Aspartame: Solving Constraint Satisfaction Problems with Answer Set Programming
"... Abstract. Encoding finite linear CSPs as Boolean formulas and solving them by using modern SAT solvers has proven to be highly effective, as exemplified by the awardwinning sugar system. We here develop an alternative approach based on ASP. This allows us to use firstorder encodings providing us w ..."
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Abstract. Encoding finite linear CSPs as Boolean formulas and solving them by using modern SAT solvers has proven to be highly effective, as exemplified by the awardwinning sugar system. We here develop an alternative approach based on ASP. This allows us to use firstorder encodings providing us with a high degree of flexibility for easy experimentation with different implementations. The resulting system aspartame reuses parts of sugar for parsing and normalizing CSPs. The obtained set of facts is then combined with an ASP encoding that can be grounded and solved by offtheshelf ASP systems. We establish the competitiveness of our approach by empirically contrasting aspartame and sugar. 1
Breaking Symmetries in Graph Coloring Problems with Degree Matrices: the Ramsey Number R(4,3,3)=30?
"... Abstract. This paper introduces a general methodology that applies to solve graph edgecoloring problems and demonstrates its use to compute the Ramsey number R(4, 3, 3). The number R(4, 3, 3) is often presented as the unknown Ramsey number with the best chances of being found “soon”. Yet, its preci ..."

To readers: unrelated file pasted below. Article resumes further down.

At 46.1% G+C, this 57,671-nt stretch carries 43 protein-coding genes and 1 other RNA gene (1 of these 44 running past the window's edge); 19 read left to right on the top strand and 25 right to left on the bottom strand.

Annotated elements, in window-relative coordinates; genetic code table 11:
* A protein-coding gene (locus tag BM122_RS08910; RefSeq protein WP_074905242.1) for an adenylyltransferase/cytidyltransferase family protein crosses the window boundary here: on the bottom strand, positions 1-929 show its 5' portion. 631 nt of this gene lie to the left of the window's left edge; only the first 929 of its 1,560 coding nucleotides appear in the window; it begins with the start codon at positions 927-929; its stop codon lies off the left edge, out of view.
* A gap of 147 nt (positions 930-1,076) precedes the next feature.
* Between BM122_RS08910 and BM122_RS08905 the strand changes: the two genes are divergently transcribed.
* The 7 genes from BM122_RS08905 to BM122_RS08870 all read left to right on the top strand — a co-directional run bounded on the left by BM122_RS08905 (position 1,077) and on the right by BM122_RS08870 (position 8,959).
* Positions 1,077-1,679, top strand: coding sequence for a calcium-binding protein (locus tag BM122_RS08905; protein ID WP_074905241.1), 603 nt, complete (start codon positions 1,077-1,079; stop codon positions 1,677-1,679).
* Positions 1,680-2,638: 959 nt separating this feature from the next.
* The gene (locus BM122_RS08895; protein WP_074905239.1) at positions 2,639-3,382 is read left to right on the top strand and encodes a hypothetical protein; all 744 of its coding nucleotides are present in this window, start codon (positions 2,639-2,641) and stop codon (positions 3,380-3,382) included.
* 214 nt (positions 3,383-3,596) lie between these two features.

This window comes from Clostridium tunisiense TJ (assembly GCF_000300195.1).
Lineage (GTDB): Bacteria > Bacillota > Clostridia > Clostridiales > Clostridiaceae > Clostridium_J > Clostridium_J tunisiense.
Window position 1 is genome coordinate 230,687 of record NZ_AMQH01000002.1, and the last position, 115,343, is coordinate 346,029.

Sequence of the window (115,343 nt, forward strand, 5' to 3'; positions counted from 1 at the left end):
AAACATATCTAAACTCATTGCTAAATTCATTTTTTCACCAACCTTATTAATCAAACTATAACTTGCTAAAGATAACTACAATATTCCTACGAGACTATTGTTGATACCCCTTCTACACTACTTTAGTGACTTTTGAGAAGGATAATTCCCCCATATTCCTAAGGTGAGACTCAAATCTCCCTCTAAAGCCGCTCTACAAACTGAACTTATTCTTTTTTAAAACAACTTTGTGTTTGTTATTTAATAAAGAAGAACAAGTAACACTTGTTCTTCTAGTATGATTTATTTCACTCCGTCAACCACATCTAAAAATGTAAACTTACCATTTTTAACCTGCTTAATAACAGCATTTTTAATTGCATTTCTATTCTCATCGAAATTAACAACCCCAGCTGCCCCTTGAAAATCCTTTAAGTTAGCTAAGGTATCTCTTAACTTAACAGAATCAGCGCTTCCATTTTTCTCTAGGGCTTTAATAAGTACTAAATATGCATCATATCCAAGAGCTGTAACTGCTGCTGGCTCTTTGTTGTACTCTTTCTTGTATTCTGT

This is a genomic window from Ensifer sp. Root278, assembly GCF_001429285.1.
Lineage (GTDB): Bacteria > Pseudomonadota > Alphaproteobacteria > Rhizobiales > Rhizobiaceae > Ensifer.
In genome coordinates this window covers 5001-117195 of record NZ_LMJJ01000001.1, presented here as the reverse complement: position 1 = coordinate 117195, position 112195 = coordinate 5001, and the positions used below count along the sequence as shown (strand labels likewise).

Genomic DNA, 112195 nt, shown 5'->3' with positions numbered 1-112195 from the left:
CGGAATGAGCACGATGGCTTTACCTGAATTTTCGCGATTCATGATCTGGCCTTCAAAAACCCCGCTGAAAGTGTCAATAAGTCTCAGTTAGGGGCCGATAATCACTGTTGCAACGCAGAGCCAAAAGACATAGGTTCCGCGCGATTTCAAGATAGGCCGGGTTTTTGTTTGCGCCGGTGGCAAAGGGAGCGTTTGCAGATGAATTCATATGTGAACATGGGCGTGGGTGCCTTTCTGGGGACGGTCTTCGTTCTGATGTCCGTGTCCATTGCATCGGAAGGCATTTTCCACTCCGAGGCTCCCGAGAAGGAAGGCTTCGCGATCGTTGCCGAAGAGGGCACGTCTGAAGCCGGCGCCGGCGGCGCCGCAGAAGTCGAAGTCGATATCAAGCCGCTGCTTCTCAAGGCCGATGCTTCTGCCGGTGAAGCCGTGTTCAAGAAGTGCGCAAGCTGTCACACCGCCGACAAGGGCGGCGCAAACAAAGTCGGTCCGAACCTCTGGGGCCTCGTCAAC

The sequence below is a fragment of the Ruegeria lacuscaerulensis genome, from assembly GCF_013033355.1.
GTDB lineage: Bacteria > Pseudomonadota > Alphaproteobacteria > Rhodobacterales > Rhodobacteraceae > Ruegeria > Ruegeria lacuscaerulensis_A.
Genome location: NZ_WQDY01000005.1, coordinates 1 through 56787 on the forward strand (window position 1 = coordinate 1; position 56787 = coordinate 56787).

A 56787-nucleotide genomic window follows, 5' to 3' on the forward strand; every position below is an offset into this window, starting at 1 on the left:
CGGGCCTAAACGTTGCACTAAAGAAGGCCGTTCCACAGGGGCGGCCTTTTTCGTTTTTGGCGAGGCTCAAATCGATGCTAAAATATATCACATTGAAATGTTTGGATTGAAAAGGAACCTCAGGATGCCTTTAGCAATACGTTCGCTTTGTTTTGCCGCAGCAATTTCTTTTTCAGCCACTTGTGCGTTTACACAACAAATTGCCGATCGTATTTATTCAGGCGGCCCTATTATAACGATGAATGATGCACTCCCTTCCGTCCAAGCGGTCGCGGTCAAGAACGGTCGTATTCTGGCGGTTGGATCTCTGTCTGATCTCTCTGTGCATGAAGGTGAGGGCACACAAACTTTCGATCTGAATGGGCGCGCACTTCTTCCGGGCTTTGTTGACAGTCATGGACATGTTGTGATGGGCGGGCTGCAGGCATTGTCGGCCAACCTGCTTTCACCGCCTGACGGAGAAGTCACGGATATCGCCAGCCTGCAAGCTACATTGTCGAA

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Abstract. This paper introduces a general methodology that applies to solve graph edgecoloring problems and demonstrates its use to compute the Ramsey number R(4, 3, 3). The number R(4, 3, 3) is often presented as the unknown Ramsey number with the best chances of being found “soon”. Yet, its precise value has remained unknown for more than 50 years. The proposed technique is based on two wellstudied concepts, abstraction and symmetry. First, we introduce an abstraction on graph colorings, degree matrices, that specify the degree of each vertex in each color. We compute, using a SAT solver, an overapproximation of the set of degree matrices of all solutions of the graph coloring problem. Then, for each degree matrix in the overapproximation, we compute, again using a SAT solver, the set of all solutions with matching degrees. Breaking symmetries, on degree matrices in the first step and with respect to graph isomorphism in the second, is cardinal to the success of the approach. We illustrate the approach via two applications: proving that R(4, 3, 3) = 30 and computing the previously unknown number of (3, 3, 3; 13) Ramsey colorings (78,892). 1